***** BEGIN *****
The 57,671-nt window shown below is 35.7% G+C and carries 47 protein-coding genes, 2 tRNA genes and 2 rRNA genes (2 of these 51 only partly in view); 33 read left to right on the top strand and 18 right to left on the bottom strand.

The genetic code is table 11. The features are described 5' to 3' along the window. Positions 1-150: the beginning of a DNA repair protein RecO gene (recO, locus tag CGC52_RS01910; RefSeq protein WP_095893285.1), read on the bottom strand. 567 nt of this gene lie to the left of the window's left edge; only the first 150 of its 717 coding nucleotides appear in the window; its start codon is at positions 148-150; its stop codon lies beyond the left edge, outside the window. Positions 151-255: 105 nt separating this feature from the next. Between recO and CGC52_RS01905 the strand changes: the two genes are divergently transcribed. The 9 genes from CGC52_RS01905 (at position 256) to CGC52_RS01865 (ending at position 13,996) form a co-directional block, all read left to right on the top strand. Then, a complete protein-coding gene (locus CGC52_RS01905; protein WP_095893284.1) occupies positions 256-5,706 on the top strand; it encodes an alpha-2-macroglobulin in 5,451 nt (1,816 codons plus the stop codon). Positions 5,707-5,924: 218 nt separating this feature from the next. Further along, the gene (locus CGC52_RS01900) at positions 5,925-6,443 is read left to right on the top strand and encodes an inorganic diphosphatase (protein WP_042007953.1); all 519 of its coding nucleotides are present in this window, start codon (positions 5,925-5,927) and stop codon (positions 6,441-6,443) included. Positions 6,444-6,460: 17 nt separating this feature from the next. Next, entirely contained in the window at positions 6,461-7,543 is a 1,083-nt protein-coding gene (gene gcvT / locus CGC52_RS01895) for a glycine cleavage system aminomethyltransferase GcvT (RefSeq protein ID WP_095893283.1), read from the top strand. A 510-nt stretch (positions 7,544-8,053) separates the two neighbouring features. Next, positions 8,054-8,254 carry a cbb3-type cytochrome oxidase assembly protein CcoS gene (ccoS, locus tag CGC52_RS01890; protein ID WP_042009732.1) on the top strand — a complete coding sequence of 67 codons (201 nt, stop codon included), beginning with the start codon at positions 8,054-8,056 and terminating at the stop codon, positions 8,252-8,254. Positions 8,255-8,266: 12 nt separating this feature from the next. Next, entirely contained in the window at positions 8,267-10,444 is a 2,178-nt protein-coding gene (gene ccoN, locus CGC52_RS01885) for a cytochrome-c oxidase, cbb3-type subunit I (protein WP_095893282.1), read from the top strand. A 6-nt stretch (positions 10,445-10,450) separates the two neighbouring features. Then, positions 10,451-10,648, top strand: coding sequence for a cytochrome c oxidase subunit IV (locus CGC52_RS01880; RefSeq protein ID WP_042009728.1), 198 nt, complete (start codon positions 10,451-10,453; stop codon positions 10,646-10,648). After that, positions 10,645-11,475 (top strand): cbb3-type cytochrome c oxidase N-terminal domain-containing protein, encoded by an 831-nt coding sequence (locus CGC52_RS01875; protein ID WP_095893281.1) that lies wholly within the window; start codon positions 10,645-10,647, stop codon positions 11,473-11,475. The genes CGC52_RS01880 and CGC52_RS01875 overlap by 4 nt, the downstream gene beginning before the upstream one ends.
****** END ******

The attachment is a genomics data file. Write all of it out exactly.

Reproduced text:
The 57,671-nt window shown below is 35.7% G+C and carries 47 protein-coding genes, 2 tRNA genes and 2 rRNA genes (2 of these 51 only partly in view); 33 read left to right on the top strand and 18 right to left on the bottom strand.

The genetic code is table 11. The features are described 5' to 3' along the window. Positions 1-150: the beginning of a DNA repair protein RecO gene (recO, locus tag CGC52_RS01910; RefSeq protein WP_095893285.1), read on the bottom strand. 567 nt of this gene lie to the left of the window's left edge; only the first 150 of its 717 coding nucleotides appear in the window; its start codon is at positions 148-150; its stop codon lies beyond the left edge, outside the window. Positions 151-255: 105 nt separating this feature from the next. Between recO and CGC52_RS01905 the strand changes: the two genes are divergently transcribed. The 9 genes from CGC52_RS01905 (at position 256) to CGC52_RS01865 (ending at position 13,996) form a co-directional block, all read left to right on the top strand. Then, a complete protein-coding gene (locus CGC52_RS01905; protein WP_095893284.1) occupies positions 256-5,706 on the top strand; it encodes an alpha-2-macroglobulin in 5,451 nt (1,816 codons plus the stop codon). Positions 5,707-5,924: 218 nt separating this feature from the next. Further along, the gene (locus CGC52_RS01900) at positions 5,925-6,443 is read left to right on the top strand and encodes an inorganic diphosphatase (protein WP_042007953.1); all 519 of its coding nucleotides are present in this window, start codon (positions 5,925-5,927) and stop codon (positions 6,441-6,443) included. Positions 6,444-6,460: 17 nt separating this feature from the next. Next, entirely contained in the window at positions 6,461-7,543 is a 1,083-nt protein-coding gene (gene gcvT / locus CGC52_RS01895) for a glycine cleavage system aminomethyltransferase GcvT (RefSeq protein ID WP_095893283.1), read from the top strand. A 510-nt stretch (positions 7,544-8,053) separates the two neighbouring features. Next, positions 8,054-8,254 carry a cbb3-type cytochrome oxidase assembly protein CcoS gene (ccoS, locus tag CGC52_RS01890; protein ID WP_042009732.1) on the top strand — a complete coding sequence of 67 codons (201 nt, stop codon included), beginning with the start codon at positions 8,054-8,056 and terminating at the stop codon, positions 8,252-8,254. Positions 8,255-8,266: 12 nt separating this feature from the next. Next, entirely contained in the window at positions 8,267-10,444 is a 2,178-nt protein-coding gene (gene ccoN, locus CGC52_RS01885) for a cytochrome-c oxidase, cbb3-type subunit I (protein WP_095893282.1), read from the top strand. A 6-nt stretch (positions 10,445-10,450) separates the two neighbouring features. Then, positions 10,451-10,648, top strand: coding sequence for a cytochrome c oxidase subunit IV (locus CGC52_RS01880; RefSeq protein ID WP_042009728.1), 198 nt, complete (start codon positions 10,451-10,453; stop codon positions 10,646-10,648). After that, positions 10,645-11,475 (top strand): cbb3-type cytochrome c oxidase N-terminal domain-containing protein, encoded by an 831-nt coding sequence (locus CGC52_RS01875; protein ID WP_095893281.1) that lies wholly within the window; start codon positions 10,645-10,647, stop codon positions 11,473-11,475. The genes CGC52_RS01880 and CGC52_RS01875 overlap by 4 nt, the downstream gene beginning before the upstream one ends.